Then in the extra source file mysource.cpp, include your header (like when you write include<iostream>) dont use the <> though, use "myheader.h" for your own stuff.
    And in this file write the body of the function so that it prints out the details required.

    then in the normal source file containing main() also include myheader.h
    and call 'ShowOutput()'

    For further info a header file is included in the 'pre-processing' of the build.
    Thus the contents of a header let the compiler know 'ahead' of time about e.g functionality and datatypes that may be used in the actual source files.

    Regarding the recommendation to use parameter names in function declarations:

    a prototype like this:
    Code:
    void DrawLine(int, int, int, int); //draws a line
    is absolute crapola.
    It is left to the programmer that picks this up (and you..) to infer what the four ints may mean.

    much better is somethng like :
    Code:
    void DrawLine(int xStart, int yStart, int xEnd, int yEnd); //draws a line from the  x, y start positions to the x, y end positions
    And in your source file you may well call:
    Code:
    DrawLine(currXstart, currYstart, currXend, currYend );
    the reader of this file understands that the present relative coordinates are being passed away to the function.

    the reader of the prototype does not need to see the arguments as 'currentX' or whatever, they just see that the function operates on four well described parameters that make sense in relation to the function name and work it does.
    Last edited by rogster001; 02-19-2012 at 07:43 AM.
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    Wow! Thanks a lot, guys. I wasn't sure what to expect of this forum, but that really clarifies things perfectly! I'm sure I'll have more questions for you guys as time goes on.

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    Does one have to put normal #include stuff into a header, or is it read directly into the main program?

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    C++まいる!Cをこわせ!
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    What do you mean?
    Remember that the preprocessor just takes the contents of the file pointed to by the #include directive and replaces that line with the contents of the file.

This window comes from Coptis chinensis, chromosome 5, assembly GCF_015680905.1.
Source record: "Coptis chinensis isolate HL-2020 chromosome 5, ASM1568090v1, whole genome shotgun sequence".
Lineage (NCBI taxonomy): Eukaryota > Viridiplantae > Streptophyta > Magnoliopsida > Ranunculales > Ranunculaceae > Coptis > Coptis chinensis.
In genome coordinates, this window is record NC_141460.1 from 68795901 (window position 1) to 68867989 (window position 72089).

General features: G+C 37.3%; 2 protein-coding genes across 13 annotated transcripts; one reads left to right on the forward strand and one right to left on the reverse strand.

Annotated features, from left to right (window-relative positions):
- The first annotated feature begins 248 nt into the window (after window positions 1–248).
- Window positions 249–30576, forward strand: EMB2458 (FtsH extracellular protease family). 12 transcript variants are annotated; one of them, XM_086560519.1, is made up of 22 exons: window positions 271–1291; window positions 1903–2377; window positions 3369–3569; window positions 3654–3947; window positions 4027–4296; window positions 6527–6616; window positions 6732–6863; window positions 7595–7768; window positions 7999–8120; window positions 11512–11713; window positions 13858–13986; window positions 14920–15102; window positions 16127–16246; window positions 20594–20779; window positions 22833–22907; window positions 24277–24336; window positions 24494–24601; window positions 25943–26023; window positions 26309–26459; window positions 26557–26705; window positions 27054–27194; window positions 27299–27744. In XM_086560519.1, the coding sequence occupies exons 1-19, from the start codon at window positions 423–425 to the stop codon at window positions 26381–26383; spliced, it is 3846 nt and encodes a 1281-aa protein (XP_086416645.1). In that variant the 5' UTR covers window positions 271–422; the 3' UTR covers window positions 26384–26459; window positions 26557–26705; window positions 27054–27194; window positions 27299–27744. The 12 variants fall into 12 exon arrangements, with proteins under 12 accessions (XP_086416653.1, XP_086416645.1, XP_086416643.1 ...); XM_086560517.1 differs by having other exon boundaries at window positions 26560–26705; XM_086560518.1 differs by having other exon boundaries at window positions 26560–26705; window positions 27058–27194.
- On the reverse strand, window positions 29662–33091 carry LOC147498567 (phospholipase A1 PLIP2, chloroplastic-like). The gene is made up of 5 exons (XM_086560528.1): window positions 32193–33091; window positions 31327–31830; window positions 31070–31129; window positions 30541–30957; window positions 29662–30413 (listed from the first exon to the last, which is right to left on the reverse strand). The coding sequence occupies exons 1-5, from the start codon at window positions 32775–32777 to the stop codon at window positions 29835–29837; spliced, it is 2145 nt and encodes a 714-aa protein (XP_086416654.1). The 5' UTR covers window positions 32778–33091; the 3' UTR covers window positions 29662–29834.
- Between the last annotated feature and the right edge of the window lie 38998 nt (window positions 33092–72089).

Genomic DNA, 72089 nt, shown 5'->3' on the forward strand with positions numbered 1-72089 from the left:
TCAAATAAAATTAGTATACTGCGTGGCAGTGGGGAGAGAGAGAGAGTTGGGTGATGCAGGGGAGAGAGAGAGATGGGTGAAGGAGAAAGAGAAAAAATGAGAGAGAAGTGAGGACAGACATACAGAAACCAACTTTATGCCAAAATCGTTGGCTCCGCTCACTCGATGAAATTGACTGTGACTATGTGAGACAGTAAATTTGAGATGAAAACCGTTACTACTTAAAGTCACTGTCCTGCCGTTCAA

Quote Originally Posted by Adak View Post
    io.h certainly IS included in some modern compilers. It is no longer part of the standard for C, but it is nevertheless, included in the very latest Pelles C versions.
    Quote Originally Posted by Salem View Post
    You mean it's included as a crutch to help ancient programmers limp along without them having to relearn too much.

    Outside of your DOS world, your header file is meaningless.

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    Registered User manasij7479's Avatar
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    Quote Originally Posted by Dagda View Post
    Does one have to put normal #include stuff into a header, or is it read directly into the main program?
    If you use anything in the header that requires a standard include, you should put it.
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    C++ Witch laserlight's Avatar
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    Quote Originally Posted by manasij7479
    If you use anything in the header that requires a standard include, you should put it.
    However, if you use something in the source file that implements what is declared in the header, but which is not itself used in the header, then only #include those required headers in the source file.
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    Registered User manasij7479's Avatar
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    Quote Originally Posted by laserlight View Post
    However, if you use something in the source file that implements what is declared in the header, but which is not itself used in the header, then only #include those required headers in the source file.
    Though I myself had always followed it, how much sense does it actually make, when the different translation units should ideally be compiled separately and linked together ?
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  11. #11
    C++ Witch laserlight's Avatar
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    Quote Originally Posted by manasij7479
    Though I myself had always followed it, how much sense does it actually make, when the different translation units should ideally be compiled separately and linked together ?
    Well, especially if you are not using pre-compiled headers, doing this means that only translation units that need those declarations and type definitions need to be parsed for them. Consequently, impact of a change to the header is reduced: only those source files that include the header need to be re-compiled.